To your point, if we live our entire lives thinking that I am going to avenge myself against all these people who have hurt me, first of all, it’s slavery and bondage and second, it will produce nothing good. God tells us to do something altogether different. In Romans 12:18-19, Paul exhorts us, “If possible, so far as it depends on you, live peaceably with all. Beloved, never avenge yourselves, but leave it to the wrath of God, for it is written, ‘Vengeance is mine, I will repay, says the Lord.'” It is. We have to trust God in so many of these things. To be content to say, “I’ve been wronged here. There really is not a lot of recourse that I have. And even if I were to pursue it, what good is going to come of it? I’m going to forgive this person and I’m going to trust God. I’m going to trust Him. I’m going to cast my burdens and anxieties upon Him. I’m going to pray to Him and talk to Him about how I’ve been wounded. I’m going to trust Him in His character that He will make this right and that justice will roll from heaven. That either Christ will have atoned for this or this person will bear this inequity forever. I will let God sort this out and in as much as it depends upon me, I will forgive and I will live peaceably with others.” That’s what we’re called to as Christians.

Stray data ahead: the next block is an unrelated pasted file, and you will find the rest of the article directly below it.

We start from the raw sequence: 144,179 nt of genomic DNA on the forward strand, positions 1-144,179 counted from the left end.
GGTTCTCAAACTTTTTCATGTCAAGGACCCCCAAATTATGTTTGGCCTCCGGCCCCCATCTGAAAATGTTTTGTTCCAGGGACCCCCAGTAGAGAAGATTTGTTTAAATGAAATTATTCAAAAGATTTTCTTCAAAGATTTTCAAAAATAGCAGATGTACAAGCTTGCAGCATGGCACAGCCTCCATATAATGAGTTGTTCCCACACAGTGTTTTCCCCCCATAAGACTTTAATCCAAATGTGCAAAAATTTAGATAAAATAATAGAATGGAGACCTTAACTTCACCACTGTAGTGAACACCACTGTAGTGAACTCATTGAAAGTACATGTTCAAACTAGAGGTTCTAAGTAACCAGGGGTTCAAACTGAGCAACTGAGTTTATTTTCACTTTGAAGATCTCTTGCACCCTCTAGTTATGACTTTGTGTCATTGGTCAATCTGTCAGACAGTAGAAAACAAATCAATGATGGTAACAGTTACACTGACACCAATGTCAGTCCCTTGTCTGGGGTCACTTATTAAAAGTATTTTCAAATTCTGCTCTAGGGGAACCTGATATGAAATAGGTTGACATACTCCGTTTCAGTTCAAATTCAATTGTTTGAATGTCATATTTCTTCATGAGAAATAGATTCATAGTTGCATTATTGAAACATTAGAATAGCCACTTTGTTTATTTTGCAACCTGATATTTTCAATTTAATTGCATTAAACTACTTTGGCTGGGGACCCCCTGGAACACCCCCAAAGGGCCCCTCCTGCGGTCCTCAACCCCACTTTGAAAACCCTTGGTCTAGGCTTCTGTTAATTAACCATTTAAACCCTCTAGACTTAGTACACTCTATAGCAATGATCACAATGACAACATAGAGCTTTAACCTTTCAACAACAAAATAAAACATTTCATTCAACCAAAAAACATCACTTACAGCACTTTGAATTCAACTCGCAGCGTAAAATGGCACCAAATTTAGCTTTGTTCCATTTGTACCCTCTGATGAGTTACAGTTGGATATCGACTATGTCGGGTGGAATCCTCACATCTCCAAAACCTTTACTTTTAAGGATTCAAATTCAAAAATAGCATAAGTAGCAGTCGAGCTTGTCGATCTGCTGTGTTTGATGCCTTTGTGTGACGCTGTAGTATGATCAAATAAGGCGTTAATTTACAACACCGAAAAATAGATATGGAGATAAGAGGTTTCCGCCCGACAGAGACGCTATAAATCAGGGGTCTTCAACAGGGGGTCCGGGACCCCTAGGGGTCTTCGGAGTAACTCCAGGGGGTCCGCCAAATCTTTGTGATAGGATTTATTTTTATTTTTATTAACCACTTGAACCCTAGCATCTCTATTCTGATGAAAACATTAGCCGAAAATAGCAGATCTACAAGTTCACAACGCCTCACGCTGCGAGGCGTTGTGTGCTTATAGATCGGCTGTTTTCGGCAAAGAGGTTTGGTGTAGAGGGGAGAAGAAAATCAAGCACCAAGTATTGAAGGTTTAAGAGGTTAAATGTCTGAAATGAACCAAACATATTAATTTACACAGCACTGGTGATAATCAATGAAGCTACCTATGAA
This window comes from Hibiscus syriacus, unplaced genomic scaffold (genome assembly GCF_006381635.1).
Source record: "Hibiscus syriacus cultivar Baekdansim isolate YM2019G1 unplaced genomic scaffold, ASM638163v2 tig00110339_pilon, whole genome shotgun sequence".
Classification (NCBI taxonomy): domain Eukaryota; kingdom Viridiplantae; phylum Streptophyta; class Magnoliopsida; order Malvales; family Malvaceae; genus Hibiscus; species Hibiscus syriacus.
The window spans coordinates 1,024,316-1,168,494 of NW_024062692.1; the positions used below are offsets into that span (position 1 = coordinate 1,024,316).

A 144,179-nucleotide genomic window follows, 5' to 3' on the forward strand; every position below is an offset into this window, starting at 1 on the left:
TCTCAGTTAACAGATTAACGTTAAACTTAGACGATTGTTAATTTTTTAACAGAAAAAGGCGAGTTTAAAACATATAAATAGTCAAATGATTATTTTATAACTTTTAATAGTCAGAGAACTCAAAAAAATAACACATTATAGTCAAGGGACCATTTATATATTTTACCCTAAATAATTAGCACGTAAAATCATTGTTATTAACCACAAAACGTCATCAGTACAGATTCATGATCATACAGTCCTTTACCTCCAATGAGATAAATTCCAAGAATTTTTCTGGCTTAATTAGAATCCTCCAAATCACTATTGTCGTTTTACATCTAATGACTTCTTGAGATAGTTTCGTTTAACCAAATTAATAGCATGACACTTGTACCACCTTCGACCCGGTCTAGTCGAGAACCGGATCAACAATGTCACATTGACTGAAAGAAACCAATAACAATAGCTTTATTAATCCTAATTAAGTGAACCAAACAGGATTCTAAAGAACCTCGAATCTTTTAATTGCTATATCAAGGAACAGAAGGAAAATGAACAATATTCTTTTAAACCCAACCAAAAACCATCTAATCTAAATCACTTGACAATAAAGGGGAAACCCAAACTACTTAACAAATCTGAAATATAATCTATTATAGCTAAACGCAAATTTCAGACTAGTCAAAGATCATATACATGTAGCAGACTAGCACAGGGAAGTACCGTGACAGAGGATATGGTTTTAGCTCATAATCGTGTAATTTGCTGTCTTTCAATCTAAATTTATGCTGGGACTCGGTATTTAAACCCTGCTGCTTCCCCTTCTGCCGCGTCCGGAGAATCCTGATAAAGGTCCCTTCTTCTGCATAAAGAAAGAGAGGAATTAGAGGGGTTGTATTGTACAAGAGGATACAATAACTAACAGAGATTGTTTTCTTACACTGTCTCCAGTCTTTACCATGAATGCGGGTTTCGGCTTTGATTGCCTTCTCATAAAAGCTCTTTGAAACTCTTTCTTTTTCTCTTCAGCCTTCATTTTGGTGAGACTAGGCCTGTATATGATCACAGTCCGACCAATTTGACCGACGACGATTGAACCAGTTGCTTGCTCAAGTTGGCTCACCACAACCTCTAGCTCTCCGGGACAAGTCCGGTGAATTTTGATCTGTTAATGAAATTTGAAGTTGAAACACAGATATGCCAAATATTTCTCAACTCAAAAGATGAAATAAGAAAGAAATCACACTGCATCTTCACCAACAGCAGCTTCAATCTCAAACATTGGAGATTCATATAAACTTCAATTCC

Jon Moffitt: We’re going to move over to the members’ podcast. In there, one of the things that’s going to come up is that we don’t want you to be confused and thinking that once you forgive someone, then all is well, all is set free, there are no scars, and you’ll be happy. It doesn’t work like that. Forgiving someone once… you may say to that person verbally, “I forgive you,” but you may need to learn how to forgive him or her every single day. What does that look like? How do we do that? We’ll talk about that in the members’ podcast.

For those of you that are new, first of all, thank you for listening. We hope this was encouraging to you.

The way in which we support our ministry and to continue to produce resources is through our support membership. We have people who support us monthly, and we like to try and give them some extra material for supporting us. So you can go over to our website, theocast.org and look at our membership. There are different ways in which you can support us, and that helps continue to spread the gospel of rest around the world. Thank you for your support. Members, we’ll see you over there. See you all next week.